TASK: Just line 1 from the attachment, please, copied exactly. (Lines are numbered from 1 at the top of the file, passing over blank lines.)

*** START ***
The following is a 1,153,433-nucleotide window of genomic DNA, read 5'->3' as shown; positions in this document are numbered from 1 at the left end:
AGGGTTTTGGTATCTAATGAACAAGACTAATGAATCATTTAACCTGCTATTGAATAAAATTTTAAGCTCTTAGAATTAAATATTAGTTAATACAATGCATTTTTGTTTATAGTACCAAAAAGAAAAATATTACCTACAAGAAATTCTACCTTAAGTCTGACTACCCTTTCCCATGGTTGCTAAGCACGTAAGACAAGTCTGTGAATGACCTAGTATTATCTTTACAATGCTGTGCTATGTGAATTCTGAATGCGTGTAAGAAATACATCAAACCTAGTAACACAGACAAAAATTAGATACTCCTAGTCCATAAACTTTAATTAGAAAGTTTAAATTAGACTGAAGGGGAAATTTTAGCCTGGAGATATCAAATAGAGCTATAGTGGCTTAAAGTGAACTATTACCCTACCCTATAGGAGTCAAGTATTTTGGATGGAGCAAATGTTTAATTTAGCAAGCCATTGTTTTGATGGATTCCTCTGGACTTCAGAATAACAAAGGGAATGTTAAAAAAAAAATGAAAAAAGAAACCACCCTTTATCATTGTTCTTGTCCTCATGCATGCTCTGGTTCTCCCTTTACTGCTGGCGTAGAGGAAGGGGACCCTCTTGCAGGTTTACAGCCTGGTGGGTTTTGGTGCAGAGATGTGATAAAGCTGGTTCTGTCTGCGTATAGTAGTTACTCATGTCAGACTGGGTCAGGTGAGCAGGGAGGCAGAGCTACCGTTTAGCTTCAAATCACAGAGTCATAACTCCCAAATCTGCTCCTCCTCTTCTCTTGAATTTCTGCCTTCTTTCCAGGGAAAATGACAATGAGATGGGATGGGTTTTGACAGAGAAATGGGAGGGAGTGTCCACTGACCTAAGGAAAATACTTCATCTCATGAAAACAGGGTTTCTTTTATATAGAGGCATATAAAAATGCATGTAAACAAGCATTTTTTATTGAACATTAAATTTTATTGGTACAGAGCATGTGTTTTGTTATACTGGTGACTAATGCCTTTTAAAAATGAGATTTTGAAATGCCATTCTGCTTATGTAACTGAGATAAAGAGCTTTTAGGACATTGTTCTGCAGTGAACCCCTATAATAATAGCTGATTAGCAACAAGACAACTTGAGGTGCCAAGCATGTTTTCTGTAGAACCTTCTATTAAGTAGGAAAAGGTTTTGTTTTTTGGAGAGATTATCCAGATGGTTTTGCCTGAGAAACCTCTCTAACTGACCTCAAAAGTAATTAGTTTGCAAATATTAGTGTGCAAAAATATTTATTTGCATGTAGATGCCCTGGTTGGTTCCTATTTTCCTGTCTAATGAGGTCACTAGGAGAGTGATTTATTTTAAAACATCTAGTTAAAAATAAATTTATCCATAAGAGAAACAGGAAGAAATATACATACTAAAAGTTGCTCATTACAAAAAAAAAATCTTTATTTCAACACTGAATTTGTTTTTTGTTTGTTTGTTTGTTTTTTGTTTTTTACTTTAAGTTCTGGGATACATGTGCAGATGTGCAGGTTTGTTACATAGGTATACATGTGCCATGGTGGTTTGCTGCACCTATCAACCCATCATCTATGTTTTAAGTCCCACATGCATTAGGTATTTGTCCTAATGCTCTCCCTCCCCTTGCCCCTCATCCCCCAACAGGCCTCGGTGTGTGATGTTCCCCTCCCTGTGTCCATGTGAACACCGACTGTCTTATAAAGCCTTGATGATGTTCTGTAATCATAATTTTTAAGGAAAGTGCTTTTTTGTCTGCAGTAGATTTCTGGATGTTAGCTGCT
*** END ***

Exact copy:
The following is a 1,153,433-nucleotide window of genomic DNA, read 5'->3' as shown; positions in this document are numbered from 1 at the left end: